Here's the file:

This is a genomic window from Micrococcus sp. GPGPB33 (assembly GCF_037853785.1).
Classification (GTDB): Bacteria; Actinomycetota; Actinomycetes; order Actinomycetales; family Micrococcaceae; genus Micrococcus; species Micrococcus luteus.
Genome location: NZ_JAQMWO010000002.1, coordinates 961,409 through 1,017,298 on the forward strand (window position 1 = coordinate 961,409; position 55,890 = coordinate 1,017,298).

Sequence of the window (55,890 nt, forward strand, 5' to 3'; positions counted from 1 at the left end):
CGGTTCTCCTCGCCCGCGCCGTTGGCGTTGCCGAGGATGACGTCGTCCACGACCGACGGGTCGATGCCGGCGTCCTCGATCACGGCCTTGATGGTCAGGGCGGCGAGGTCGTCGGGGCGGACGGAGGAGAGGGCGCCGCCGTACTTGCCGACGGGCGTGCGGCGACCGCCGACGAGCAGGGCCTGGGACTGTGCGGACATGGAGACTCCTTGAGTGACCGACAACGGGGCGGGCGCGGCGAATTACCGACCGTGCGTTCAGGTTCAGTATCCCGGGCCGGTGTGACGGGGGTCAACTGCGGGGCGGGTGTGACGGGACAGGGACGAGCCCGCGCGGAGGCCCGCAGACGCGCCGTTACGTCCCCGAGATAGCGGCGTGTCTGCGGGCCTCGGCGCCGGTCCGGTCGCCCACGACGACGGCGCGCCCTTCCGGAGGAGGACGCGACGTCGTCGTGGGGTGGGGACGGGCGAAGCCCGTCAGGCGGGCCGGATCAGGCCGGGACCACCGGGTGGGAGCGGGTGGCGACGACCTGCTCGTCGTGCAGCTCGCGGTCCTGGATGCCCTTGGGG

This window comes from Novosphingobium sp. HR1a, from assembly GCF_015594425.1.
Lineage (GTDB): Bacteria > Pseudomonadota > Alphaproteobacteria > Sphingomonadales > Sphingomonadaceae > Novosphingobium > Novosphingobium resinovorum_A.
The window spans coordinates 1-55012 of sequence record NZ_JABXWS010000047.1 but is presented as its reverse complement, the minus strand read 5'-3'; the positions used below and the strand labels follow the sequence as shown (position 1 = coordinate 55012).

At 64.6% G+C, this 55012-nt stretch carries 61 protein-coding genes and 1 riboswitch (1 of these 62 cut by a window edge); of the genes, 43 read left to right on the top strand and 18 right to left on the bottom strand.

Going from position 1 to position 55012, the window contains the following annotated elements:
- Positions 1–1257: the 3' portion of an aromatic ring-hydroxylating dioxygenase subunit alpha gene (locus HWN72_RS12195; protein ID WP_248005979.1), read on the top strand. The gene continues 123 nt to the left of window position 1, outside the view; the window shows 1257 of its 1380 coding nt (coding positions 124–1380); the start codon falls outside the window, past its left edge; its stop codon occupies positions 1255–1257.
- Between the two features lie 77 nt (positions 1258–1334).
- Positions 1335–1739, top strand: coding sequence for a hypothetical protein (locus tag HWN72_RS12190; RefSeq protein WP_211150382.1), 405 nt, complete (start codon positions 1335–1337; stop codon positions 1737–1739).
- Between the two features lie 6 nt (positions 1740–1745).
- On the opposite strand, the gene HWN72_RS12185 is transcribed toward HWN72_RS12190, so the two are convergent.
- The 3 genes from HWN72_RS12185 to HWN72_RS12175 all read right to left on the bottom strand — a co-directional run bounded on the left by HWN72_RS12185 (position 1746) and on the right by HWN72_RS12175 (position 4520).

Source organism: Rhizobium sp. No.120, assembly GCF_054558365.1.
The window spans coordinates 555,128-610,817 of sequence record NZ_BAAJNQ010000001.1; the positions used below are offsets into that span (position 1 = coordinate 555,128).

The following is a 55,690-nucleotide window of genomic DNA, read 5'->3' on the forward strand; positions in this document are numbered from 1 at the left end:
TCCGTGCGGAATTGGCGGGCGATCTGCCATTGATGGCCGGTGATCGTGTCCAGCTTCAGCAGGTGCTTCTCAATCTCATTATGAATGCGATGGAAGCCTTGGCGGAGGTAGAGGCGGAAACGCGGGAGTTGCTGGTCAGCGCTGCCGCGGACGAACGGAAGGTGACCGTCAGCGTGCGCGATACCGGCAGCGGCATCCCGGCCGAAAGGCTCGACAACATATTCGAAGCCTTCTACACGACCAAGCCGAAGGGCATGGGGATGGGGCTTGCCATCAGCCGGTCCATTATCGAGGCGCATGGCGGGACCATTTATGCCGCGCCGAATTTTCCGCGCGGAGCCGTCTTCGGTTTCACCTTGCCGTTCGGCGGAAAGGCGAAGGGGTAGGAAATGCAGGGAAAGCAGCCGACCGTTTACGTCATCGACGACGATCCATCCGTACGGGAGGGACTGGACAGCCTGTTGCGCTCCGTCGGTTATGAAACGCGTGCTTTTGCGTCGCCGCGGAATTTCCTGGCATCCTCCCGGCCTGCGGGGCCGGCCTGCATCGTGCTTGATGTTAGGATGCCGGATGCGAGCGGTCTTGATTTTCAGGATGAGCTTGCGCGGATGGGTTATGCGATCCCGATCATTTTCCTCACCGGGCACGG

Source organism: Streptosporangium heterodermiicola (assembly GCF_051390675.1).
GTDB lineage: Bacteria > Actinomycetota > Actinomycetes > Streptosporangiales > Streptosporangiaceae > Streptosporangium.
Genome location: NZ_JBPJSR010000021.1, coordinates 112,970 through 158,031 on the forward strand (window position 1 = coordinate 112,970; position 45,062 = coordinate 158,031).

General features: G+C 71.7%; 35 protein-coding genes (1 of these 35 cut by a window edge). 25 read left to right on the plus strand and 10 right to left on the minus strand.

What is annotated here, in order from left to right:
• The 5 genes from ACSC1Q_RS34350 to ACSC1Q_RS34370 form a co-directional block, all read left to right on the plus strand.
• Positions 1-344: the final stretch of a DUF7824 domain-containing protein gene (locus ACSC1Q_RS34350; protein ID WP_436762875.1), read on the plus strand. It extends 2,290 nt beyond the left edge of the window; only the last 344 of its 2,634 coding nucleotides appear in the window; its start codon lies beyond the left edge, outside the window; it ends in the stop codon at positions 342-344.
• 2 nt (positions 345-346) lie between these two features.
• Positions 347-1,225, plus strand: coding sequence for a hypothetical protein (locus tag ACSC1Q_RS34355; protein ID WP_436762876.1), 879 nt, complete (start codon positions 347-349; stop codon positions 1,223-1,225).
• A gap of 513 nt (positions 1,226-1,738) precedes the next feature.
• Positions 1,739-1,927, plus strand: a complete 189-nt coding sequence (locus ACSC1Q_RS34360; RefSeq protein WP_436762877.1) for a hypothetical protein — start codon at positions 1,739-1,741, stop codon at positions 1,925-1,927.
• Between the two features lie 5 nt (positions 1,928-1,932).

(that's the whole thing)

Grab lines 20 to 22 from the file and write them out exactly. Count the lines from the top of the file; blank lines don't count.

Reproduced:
TCCGTGCGGAATTGGCGGGCGATCTGCCATTGATGGCCGGTGATCGTGTCCAGCTTCAGCAGGTGCTTCTCAATCTCATTATGAATGCGATGGAAGCCTTGGCGGAGGTAGAGGCGGAAACGCGGGAGTTGCTGGTCAGCGCTGCCGCGGACGAACGGAAGGTGACCGTCAGCGTGCGCGATACCGGCAGCGGCATCCCGGCCGAAAGGCTCGACAACATATTCGAAGCCTTCTACACGACCAAGCCGAAGGGCATGGGGATGGGGCTTGCCATCAGCCGGTCCATTATCGAGGCGCATGGCGGGACCATTTATGCCGCGCCGAATTTTCCGCGCGGAGCCGTCTTCGGTTTCACCTTGCCGTTCGGCGGAAAGGCGAAGGGGTAGGAAATGCAGGGAAAGCAGCCGACCGTTTACGTCATCGACGACGATCCATCCGTACGGGAGGGACTGGACAGCCTGTTGCGCTCCGTCGGTTATGAAACGCGTGCTTTTGCGTCGCCGCGGAATTTCCTGGCATCCTCCCGGCCTGCGGGGCCGGCCTGCATCGTGCTTGATGTTAGGATGCCGGATGCGAGCGGTCTTGATTTTCAGGATGAGCTTGCGCGGATGGGTTATGCGATCCCGATCATTTTCCTCACCGGGCACGG

Source organism: Streptosporangium heterodermiicola (assembly GCF_051390675.1).
GTDB lineage: Bacteria > Actinomycetota > Actinomycetes > Streptosporangiales > Streptosporangiaceae > Streptosporangium.